Total ending allowance balance

   $ 3,624       $ 3,865       $ 2,060      $ 4,655       $ 49      $ 14,253   
  

 

 

    

 

 

    

 

 

   

 

 

    

 

 

   

 

 

 

Three Months Ended June 30, 2015

               

Allowance for loan losses:

               

Beginning balance

   $ 2,549       $ 2,124       $ 1,727      $ 850       $ 58      $ 7,308   

Provision for loan losses

     18         197         24        474         92        805   

Loans charged-off

     —          —          (17     —          (88     (105

Recoveries

     —          —          5        —          3        8   
  

 

 

    

 

 

    

 

 

   

 

 

    

 

 

   

 

 

 

Total ending allowance balance

   $ 2,567       $ 2,321       $ 1,739      $ 1,324       $ 65      $ 8,016   
  

 

 

    

 

 

    

 

 

   

 

 

    

 

 

   

 

 

 

 

10


Table of Contents

The following table presents the activity in the allowance for loan losses by portfolio segment for the six-month periods ended June 30, 2016 and 2015:

 

     Construction
and Land
Development
    Commercial
Real
Estate
     Residential
Real
Estate
    Commercial
and
Industrial
    Consumer
and
Other
    Total  

Six Months Ended June 30, 2016

             

Allowance for loan losses:

             

Beginning balance

   $ 3,186      $ 3,146       $ 1,861      $ 3,358      $ 36      $ 11,587   

Provision for loan losses

     438        719         159        1,362        25        2,703   

Loans charged-off

     —         —          —         (65     (15     (80

Recoveries

     —         —          40        —         3        43   
  

 

 

   

 

 

    

 

 

   

 

 

   

 

 

   

 

 

 

Total ending allowance balance

   $ 3,624      $ 3,865       $ 2,060      $ 4,655      $ 49      $ 14,253   
  

 

 

   

 

 

    

 

 

   

 

 

   

 

 

   

 

 

 

Six Months Ended June 30, 2015

             

Allowance for loan losses:

             

Beginning balance

   $ 2,690      $ 1,494       $ 1,791      $ 650      $ 55      $ 6,680   

Provision for loan losses

     (123     827         (43     674        95        1,430   

Loans charged-off

     —         —          (17     —         (88     (105

Recoveries

     —         —          8        —         3        11   
  

 

 

   

 

 

    

 

 

   

 

 

   

 

 

   

 

 

 

Total ending allowance balance

   $ 2,567      $ 2,321       $ 1,739      $ 1,324      $ 65      $ 8,016   
  

 

 

   

 

 

    

 

 

   

 

 

   

 

 

   

 

 

 

As of June 30, 2016 and December 31, 2015, there was $0 and $9 allowance for loan losses for PCI loans.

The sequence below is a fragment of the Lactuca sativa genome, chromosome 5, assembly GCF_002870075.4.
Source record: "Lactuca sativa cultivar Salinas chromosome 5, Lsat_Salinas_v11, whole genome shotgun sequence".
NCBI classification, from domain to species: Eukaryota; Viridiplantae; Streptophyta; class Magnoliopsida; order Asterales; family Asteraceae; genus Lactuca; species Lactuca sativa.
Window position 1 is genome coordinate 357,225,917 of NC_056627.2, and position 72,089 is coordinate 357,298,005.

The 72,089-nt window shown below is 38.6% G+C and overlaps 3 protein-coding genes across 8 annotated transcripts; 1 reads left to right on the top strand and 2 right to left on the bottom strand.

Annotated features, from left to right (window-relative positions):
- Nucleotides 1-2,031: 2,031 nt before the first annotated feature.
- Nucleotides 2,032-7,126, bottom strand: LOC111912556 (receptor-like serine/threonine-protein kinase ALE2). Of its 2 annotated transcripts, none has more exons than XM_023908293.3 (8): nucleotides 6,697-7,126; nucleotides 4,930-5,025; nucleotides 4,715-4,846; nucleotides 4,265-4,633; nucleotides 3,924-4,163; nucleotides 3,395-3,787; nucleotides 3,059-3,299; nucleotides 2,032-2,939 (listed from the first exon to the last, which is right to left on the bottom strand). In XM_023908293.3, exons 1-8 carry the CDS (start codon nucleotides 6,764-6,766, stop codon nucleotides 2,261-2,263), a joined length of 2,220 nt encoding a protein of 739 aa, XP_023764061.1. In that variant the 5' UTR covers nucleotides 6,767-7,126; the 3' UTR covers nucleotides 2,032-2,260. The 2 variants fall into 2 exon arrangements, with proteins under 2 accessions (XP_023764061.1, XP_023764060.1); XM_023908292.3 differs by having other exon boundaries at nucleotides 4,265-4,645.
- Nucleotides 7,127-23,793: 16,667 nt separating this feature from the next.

The following table presents the balance in the allowance for loan losses and the recorded investment in loans by portfolio segment and based on impairment method as of June 30, 2016 and December 31, 2015. For purposes of this disclosure, recorded investment in loans excludes accrued interest receivable and deferred loan fees, net due to immateriality.

 

     Construction
and Land
Development
     Commercial
Real
Estate
     Residential
Real
Estate
     Commercial
and
Industrial
     Consumer
and
Other
     Total  

June 30, 2016

                 

Allowance for loan losses:

                 

Ending allowance balance attributable to loans:

                 

Individually evaluated for impairment

   $ —        $ —        $ —        $ 95       $ —        $ 95   

Collectively evaluated for impairment

     3,624         3,865         2,060         4,560         49         14,158   

Purchased credit-impaired loans

     —          —          —          —          —          —    
  

 

 

    

 

 

    

 

 

    

 

 

    

 

 

    

 

 

 

Total ending allowance balance

   $ 3,624       $ 3,865       $ 2,060       $ 4,655       $ 49       $ 14,253   
  

 

 

    

 

 

    

 

 

    

 

 

    

 

 

    

 

 

 

Loans:

                 

Individually evaluated for impairment

   $ 119       $ 1,073       $ 955       $ 510       $ 10       $ 2,667   

Collectively evaluated for impairment

     438,731         439,704         316,816         345,046         5,708         1,546,005   

Purchased credit-impaired loans

     80         582         571         1,843         —          3,076   
  

 

 

    

 

 

    

 

 

    

 

 

    

 

 

    

 

 

 

Total ending loans balance

   $ 438,930       $ 441,359       $ 318,342       $ 347,399       $ 5,718       $ 1,551,748   
  

 

 

    

 

 

    

 

 

    

 

 

    

 

 

    

 

 

 

December 31, 2015

                 

Allowance for loan losses:

                 

Ending allowance balance attributable to loans:

                 

Individually evaluated for impairment

   $ —        $ —        $ —        $ 113       $ —        $ 113   

 

11


Table of Contents
     Construction
and Land
Development
     Commercial
Real
Estate
     Residential
Real
Estate
     Commercial
and
Industrial
     Consumer
and
Other
     Total  

Collectively evaluated for impairment

     3,186         3,137         1,861         3,245         36         11,465   

Purchased credit-impaired loans

            9                              9   
  

 

 

    

 

 

    

 

 

    

 

 

    

 

 

    

 

 

 

Total ending allowance balance

   $ 3,186       $ 3,146       $ 1,861       $ 3,358       $ 36       $ 11,587   
  

 

 

    

 

 

    

 

 

    

 

 

    

 

 

    

 

 

 

Loans:

                 

Individually evaluated for impairment

   $ 1,943       $ 908       $ 1,185       $ 134       $  —      $ 4,170